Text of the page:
Movie Mogul Baby Names

Movie Mogul Baby Names

By Linda Rosenkrantz

Once upon a time, there was a group of names that shared an image of balding, cigar-chomping, middle-aged, Hollywood movie mogul-types—names like Max and Jake and Abe, Nat, Oscar, Leo and Sam–which for generations few parents were considering infant-appropriate.

Well we all know how that turned around. Last year there were 16,000+ newborns named Jacob, almost 1,000 Samuels, close to 9,000 Nathans, plus thousands more Maxes, Leos, Oscars and Jakes.

But among those early studio exec and producer types, there was another group of names which have yet to stub out their cigars—and have taken on a somewhat nerdy image as well (thanks, Big Bang Theory).

Let’s take a quick look at these largely written-off examples, some of which actually have surprisingly distinctive resumes, and assess what hope there is for them rejuvenating (minus their dated nicknames).

AlvinIf a chipmunk is the first thing that springs to mind, we might have to stop right there. But Alvin has a nice meaning—“noble friend”—sounds a lot like the rising Calvin, relates to the great choreographer Alvin Ailey, is a Top 50 name in Sweden, and is 595 here.

ArnoldThere was a venerated Greek musician at the court of Charlemagne who became St. Arnold, and the name has been borne by noted writers, composers, and athletes. No longer on the list, it was a Top 100 name in the 1930s. Could it be pumped back up a la Arnold S.?

BernardAnother storied saint’s name with a strong meaning, Bernard reached as high as Number 45 in 1921. Then it got dragged down by its nickname and got to be associated with projects like Weekend at Bernie’s. But might it be restored to its more cerebral full form?

HermanThis would be a tough one. The er-sound, as in Gertrude and Bertha, is sometimes found unappealing This Germanic one-time Top 50 name went into a tailspin following the two World Wars and is nowhere to be seen on the list now. We say go for one of the foreign versions instead—Armand or Armando.

IrvingWould you believe that Irving started life as a Scottish place and surname? It’s had an erratic up-and-down history in the US, and lately actor Ving Rhames did wonders for it by dropping the first syllable.

MarvinAnother name with surprisingly evocative roots—Marvin is a Welsh name meaning ‘sea hill’. And it’s never really gone away—it still ranks in the Top 500, and could just possibly follow cousin Martin as a funkier Marvin Gaye-influenced revival.

MelvinComic Jerry Lewis did his best to butcher this once respectable surname name, but his heyday was half a century ago. Female use of nickname Mel has made that form softer and more appealing.

Milton—A name with great literary cred, this was once an upper-class British surname. It’s still a Top 75 name in Sweden, but has fallen completely off the radar here, after once being in the Top 100. Milton‘s not having a nickname that would resonate with modern parents works against it too.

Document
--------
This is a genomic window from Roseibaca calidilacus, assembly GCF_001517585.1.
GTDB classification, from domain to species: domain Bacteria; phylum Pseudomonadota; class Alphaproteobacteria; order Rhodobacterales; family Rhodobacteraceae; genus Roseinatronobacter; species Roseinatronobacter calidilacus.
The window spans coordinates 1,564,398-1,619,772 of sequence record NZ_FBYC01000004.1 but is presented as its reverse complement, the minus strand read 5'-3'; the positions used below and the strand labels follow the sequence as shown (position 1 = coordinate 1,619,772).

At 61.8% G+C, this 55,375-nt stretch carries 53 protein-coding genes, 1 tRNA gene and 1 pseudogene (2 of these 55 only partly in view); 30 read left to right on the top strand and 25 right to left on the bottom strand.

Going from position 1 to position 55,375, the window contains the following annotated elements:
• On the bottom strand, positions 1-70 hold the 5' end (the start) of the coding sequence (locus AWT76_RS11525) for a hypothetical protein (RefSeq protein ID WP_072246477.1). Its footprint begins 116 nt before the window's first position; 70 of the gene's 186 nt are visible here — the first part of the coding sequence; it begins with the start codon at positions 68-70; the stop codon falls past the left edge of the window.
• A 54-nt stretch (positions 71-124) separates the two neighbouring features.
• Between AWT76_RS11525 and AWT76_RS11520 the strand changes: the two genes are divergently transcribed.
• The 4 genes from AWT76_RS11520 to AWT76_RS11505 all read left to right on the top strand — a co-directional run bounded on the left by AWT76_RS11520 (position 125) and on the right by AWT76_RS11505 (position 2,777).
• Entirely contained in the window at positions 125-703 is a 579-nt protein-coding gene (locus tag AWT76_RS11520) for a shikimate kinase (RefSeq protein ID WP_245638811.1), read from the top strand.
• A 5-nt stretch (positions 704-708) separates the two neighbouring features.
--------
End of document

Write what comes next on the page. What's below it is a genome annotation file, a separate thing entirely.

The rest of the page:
Morton and Mortimer are two names once used as modernized Anglicizations of Moses. Moses wins.

MurrayThis venerable Scottish surname name with a sea-related meaning has taken some cultural abuse over the years, but I see it as having some potential as a gentle, sensitive boy name. Lisa Kudrow used it as her son’s middle.

Myron—Derived from a classical Greek name, Myron was borne by a great ancient sculptor, as well as several saints, and has the aromatic meaning of “fragrant.” It just might make a comeback a la such similar-starting names as Cyrus, Silas and Byron.

Seymour—This is another respectable English surname with a romantic nature meaning that has been unjustly maligned, as in the hapless nerd of Little Shop of Horrors, though it’s also an intriguing Salinger character. And it shares the nickname Sy with Cyrus.

SheldonThere are pretty towns in Devon and Derbyshire that bear this name, but so does the Jim Parsons character on Big Bang—_though he _is a brilliant theoretical physicist, if you’re looking for such a namesake.

StanleyStanley had a long run in the Top 100—from 1890 to 1959–and has had lots of distinguished bearers, from Stanley Kubrick to Stan Getz to Stan Lee. It’s a Top 100 name in England right now and at the start of an upswing here.

So which, if any, of these do you think is most likely to re-succeed?

About the Author

Linda Rosenkrantz

Linda Rosenkrantz

Linda Rosenkrantz is the co-founder of Nameberry, and co-author with Pamela Redmond of the ten baby naming books acknowledged to have revolutionized American baby naming. You can follow her personally at InstagramTwitter and Facebook. She is also the author of the highly acclaimed New York Review Books Classics novel Talk and a number of other books.